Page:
China's ambassador to France Lu Shaye threatened Taiwan with a possible military invasion, adding that Beijing would impose reeducation after its annexation.
The statement by the diplomat drew international criticism, including denouncements by Uyghur activists.
The wolf warrior diplomat said that the possibility of Chinese military invasion of Taiwan 'is still there', reported Taiwan News.
Lu Shaye on Wednesday claimed that Beijing would impose reeducation after it annexes Taiwan, drawing international criticism, including denouncements by Uyghur activists.
During an interview with French station BFMTV to discuss US House Speaker Nancy Pelosi's visit to Taiwan, Lu described her trip as an "unnecessary provocation" that had "created a lot of danger."
He claimed that China's live-fire drills were "responding to a provocation" -- alluding to Pelosi's trip to Taiwan, reported Taiwan News.
Referring to Taiwanese aversion to Chinese annexation, Lu said, "Ten years ago, 20 years ago, the majority of the population of Taiwan was for reunification, but why, now, are they against it? It's because the Democratic Progressive Party has spread a lot of anti-Chinese propaganda."
However, according to the Election Study Center at National Chengchi University, there has never been a majority of Taiwanese who supported unification since polls began on the question in 1994, reported Taiwan News.
Lu then said the possibility of a military invasion of Taiwan "is still there" but added the assault would "not be against the population of Taiwan." He then vowed that "after reunification, we will do re-education."
The ambassador said the re-education campaign would be peaceful and "not under threat." He then tried to reassure Taiwanese that it would not take the form of "mass" education, reported Taiwan News.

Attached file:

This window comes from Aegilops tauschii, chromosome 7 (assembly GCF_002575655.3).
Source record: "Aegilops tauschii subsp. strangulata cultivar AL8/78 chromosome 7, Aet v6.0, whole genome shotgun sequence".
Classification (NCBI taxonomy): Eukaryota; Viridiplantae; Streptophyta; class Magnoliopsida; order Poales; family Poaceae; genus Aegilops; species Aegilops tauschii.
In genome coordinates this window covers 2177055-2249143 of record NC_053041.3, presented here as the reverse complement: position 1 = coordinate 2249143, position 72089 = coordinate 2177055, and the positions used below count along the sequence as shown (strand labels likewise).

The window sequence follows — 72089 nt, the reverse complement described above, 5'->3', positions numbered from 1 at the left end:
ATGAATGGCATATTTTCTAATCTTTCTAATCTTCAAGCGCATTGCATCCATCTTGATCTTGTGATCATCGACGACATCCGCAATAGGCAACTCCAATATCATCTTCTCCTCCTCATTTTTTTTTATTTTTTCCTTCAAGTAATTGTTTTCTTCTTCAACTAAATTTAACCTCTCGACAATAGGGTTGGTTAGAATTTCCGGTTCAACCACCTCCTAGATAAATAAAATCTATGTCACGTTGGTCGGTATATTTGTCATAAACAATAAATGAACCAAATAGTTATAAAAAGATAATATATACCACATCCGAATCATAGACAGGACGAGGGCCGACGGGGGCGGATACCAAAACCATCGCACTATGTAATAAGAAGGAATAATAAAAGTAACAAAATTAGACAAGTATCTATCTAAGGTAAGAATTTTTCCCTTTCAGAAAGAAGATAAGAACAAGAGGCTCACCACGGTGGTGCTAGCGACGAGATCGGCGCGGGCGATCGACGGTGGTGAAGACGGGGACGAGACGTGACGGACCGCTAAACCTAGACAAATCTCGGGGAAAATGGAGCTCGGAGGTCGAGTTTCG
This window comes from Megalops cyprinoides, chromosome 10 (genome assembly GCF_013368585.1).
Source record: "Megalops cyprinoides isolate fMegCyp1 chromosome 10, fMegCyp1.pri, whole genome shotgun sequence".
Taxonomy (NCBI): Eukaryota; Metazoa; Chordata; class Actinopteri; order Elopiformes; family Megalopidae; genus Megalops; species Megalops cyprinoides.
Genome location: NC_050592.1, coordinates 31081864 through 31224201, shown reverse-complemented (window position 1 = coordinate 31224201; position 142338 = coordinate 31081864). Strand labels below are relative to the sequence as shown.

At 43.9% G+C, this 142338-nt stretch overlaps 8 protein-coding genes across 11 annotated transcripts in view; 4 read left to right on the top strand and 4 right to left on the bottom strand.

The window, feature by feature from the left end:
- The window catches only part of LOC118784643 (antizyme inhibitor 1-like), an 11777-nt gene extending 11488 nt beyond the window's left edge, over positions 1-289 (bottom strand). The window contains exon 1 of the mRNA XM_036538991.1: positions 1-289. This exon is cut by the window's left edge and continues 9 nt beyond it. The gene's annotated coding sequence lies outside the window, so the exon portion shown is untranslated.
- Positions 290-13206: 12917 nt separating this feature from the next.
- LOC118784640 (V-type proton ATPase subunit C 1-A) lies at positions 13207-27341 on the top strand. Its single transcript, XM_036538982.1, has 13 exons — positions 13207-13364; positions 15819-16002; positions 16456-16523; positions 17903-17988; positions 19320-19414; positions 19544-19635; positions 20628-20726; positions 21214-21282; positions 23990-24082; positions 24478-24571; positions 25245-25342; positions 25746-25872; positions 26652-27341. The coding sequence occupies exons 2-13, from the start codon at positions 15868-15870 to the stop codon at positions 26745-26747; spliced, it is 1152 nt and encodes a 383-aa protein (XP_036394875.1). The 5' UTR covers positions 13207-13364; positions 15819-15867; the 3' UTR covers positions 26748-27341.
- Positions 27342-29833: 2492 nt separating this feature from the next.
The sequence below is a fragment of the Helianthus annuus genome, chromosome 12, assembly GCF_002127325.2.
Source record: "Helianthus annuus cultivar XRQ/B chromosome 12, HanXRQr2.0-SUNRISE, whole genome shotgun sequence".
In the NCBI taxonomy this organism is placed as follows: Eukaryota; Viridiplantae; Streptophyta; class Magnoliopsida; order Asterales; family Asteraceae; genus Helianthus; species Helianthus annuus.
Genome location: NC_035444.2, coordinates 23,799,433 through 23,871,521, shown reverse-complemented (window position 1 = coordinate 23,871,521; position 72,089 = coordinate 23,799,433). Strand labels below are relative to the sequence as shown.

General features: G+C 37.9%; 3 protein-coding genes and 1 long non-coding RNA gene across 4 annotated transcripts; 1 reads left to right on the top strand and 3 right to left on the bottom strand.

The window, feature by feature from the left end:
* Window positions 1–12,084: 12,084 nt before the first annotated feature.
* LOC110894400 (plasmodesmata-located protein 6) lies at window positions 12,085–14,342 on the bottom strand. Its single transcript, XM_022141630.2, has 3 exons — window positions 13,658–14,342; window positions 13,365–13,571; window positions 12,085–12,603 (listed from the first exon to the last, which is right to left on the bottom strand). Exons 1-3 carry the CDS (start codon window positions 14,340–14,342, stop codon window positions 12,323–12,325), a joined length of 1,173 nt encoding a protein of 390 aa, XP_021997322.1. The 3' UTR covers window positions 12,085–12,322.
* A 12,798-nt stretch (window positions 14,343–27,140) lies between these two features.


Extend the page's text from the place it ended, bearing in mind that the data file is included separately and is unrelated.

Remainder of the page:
Nathalie Loiseau, chair of the European Parliament's Subcommittee on Security and Defense, on Thursday (Aug. 4) tweeted that those who are against Pelosi's trip to Taiwan should reserve their indignation for the "scandalous remarks of the Chinese ambassador, who promises the reunification of Taiwan against the will of its inhabitants and then their 're-education.' This is where the scandal lies."
Guy Verhofstadt, former prime minister of Belgium, also took to Twitter to write, "Dictatorships cannot accept or even imagine people wanting to live in freedom ... instead they want to 're-educate' ... another word for oppression and propaganda. Be warned, Taiwan, Ukraine, Europe ..."
Paul Massaro, a senior policy advisor for counter-corruption and sanctions to the US Congress, lambasted Lu on Twitter by stating on Thursday: "Genocide, re-education, gulags, all being normalized for a new age of totalitarian evil."
Abdul Hakim, Director of the Center for Uyghur Studies, on Friday (August 5) said on Twitter that for the past five years, he and his colleagues have worked hard to tell the world that China is "using Uyghurs as test subjects with a plan to transfer their genocidal tactics to other parts of the world."
Meanwhile, Rayhan E Asat, an Uyghur human rights lawyer living in the US, tweeted to say he had stayed away from the Taiwan controversy over the past few days but became concerned by Lu's comments, "What drove Hongkongers to the street is the fear Hong Kong would become next Xinjiang re-education centre. The Chinese official says the Taiwanese also needs to undergo re-education. Says a lot about China." (ANI)